By Sarah Stainthorpe, Client Manager, TLF Research
The UKCSI is an independent, national benchmark of customer satisfaction published each January and July across 13 sectors of the UK, conducted by The Institute of Customer Service. The UKCSI measures customers’ experiences and relationships with organisations on 26 metrics which are based on customer priorities. For over a decade it has provided us with a biannual snapshot of how UK consumers are feeling.
Latest Headline Results
The latest UKCSI report was released at the beginning of July 2021. Here are some of the highlights. The full report, published by The Institute, is available to download free on their website: instituteofcustomerservice.com/ukcsi
For more detail, including scores for all named organisations, it is also possible to purchase in-depth reports on each sector.
The UK Customer Satisfaction Index (UKCSI) is 77.4 (out of 100), 0.4 points higher than in July 2020 and 0.6 points above the January 2021 UKCSI.
14.9% of customers experienced a problem with an organisation, the highest rate since 2009 but satisfaction with complaint handling is at its highest ever level.
The Public Services National, Retail (Non-food) and Telecommunications and Media sectors have each improved by at least 1 point, compared to July 2020. Average customer satisfaction in the Public Services (Local) sector fell by 1.6 points.
The Retail (Non-food) sector has improved by 1.2 points to 81.2 and is the highest rated sector.
Public Services (National) has also risen by 1.2 points, to 77.3, its highest ever score.
The Telecommunications and Media sector is 1 point higher than a year ago and like Public Services (National) has registered its highest ever score.
Within the Transport sector, average satisfaction for experiences with Rail and Coach / Bus companies improved by 2.4 and 1.3 points respectively. But average satisfaction with Airlines is 70.5, 3.8 points lower than in July 2020.
first direct, John Lewis and amazon.co.uk are the highest rated organisations. They are the only organisations who were also rated amongst the top 10 in July 2020.
Customer experience during the Covid-19 crisis
Overall customer satisfaction was higher for experiences recorded in spring 2021 than for those in autumn 2020.
The customer data used in the July 2021 UKCSI is based on survey fieldwork collected between 14 September and 12 October 2020 and between 8 March and 6 April 2021. Therefore, the latest UKCSI data was collected after the return of strict lockdown measures in large parts of the UK from 31 December 2020 and before the re-opening of non-essential retail on 12 April 2021.
Evidence from the latest UKCSI data shows that average customer satisfaction for experiences recorded in March and April 2021 was 78.2 (out of 100), 1.6 points higher than those recorded in the previous period (September – October 2020).
The Transport and Tourism sectors show the biggest improvement in overall customer satisfaction, when comparing data for customer experiences recorded in March – April 2021 and September – October 2020.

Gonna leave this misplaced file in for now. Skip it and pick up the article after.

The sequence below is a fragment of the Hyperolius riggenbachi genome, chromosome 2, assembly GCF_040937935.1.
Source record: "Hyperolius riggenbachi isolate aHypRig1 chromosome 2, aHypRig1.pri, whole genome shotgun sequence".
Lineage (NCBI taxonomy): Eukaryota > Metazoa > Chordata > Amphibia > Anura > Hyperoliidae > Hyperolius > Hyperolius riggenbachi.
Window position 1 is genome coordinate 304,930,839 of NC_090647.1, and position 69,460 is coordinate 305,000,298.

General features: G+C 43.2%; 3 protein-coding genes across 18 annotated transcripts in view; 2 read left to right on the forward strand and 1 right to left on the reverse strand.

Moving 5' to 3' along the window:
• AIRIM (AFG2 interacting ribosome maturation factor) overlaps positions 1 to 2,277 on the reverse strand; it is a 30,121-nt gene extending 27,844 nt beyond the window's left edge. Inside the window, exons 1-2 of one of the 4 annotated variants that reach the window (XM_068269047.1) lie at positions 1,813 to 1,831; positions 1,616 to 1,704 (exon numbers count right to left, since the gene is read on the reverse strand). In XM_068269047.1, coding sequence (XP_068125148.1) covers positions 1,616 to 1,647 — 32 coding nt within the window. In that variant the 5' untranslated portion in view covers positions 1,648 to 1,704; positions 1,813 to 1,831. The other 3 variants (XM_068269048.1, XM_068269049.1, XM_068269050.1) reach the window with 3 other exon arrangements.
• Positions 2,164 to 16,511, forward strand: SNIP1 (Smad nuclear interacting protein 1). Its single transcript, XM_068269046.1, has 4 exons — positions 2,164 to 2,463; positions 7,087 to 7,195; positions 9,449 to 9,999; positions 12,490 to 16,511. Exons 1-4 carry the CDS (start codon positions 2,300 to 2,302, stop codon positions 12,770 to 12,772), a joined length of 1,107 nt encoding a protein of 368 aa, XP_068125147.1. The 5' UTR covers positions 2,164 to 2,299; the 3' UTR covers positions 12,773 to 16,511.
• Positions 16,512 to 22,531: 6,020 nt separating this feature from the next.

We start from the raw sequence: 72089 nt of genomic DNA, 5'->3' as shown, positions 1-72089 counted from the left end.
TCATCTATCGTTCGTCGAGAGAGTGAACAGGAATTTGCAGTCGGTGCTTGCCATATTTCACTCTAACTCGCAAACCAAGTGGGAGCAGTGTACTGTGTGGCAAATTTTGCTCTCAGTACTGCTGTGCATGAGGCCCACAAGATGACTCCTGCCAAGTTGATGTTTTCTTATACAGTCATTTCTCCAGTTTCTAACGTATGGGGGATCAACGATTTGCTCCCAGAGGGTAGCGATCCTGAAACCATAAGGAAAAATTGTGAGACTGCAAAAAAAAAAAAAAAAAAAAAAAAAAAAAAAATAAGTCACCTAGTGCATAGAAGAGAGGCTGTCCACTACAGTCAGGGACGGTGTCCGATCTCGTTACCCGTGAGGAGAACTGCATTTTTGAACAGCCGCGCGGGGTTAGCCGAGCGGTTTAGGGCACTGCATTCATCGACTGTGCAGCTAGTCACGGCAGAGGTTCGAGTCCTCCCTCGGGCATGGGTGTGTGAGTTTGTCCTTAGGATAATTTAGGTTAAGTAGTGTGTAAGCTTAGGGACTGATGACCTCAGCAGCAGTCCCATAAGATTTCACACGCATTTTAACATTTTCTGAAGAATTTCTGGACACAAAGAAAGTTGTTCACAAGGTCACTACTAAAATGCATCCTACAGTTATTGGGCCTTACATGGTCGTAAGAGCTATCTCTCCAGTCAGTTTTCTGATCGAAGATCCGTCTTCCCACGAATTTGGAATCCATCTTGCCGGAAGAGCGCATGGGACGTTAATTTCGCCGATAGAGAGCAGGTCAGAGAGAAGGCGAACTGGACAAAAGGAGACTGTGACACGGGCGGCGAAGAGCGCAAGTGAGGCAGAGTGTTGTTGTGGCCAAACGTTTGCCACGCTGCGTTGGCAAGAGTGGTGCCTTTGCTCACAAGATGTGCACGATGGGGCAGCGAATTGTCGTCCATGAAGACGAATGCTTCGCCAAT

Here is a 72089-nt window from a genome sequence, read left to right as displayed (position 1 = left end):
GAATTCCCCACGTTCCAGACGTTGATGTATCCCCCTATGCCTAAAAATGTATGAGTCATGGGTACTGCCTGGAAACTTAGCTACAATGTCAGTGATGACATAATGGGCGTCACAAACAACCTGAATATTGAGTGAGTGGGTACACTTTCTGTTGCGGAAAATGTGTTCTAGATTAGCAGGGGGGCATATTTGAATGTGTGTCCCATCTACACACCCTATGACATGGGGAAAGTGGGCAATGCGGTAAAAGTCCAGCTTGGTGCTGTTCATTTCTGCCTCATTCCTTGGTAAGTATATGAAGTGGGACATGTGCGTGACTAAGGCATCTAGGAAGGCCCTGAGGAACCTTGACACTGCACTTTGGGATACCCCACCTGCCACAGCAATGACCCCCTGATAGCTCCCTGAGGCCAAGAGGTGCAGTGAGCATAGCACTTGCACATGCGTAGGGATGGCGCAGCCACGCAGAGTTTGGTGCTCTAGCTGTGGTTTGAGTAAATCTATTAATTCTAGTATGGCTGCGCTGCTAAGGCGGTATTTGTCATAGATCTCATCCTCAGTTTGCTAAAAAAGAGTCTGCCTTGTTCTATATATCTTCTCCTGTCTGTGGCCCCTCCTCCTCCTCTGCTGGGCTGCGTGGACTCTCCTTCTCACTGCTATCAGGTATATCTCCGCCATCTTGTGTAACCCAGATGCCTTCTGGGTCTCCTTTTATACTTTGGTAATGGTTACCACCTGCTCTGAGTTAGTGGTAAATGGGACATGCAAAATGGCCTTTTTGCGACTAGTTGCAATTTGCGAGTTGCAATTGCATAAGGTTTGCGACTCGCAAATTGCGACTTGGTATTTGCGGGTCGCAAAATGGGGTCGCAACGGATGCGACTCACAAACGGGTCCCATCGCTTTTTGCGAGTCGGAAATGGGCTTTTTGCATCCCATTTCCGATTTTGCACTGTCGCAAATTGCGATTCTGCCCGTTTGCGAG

27% of customers have experienced a change in customer service during the Covid-19 pandemic.
Customers who have experienced a positive change in service during Covid-19 are slightly more satisfied than those who have seen no change. But customers who have experienced a negative change in service are much less satisfied than other customers.
Average customer satisfaction index scores (out of 100)
The main positive changes in customer experience during the pandemic are better scheduling of appointments, support to improve well-being, and proactive communications. 49% of customers who experienced a new idea or improvement said they were more likely to buy from that organisation in future. 24% of customers feel that organisations have sometimes used the Covid-19 situation as an excuse for lower levels of service.
The Institute conclude their review of the state of customer satisfaction in the UK by reflecting on key lessons for organisations from the Covid-19 pandemic and implications for customer experience;
- In the context of Covid-19, organisational purpose is even more critical to success
- Combining the best of digital and human interactions to design experiences around customer needs
- Developing a blend of digital, interpersonal, applications development and customer experience skills
- Complaint handling is essential to reduce customer dissatisfaction but is not enough to drive further improvements in satisfaction and engagement
- Environmental and social impact are increasingly relevant to an organisation’s customer proposition
- Proactive communication and engagement to maintain and develop trust
- Developing flexibility and innovation to respond to change and create opportunities
- Customer satisfaction and employee engagement have become important measures of corporate governance
- A long-term focus on customer service to enable sustained business performance
- Learning the lessons from Covid-19 to prepare better for future shocks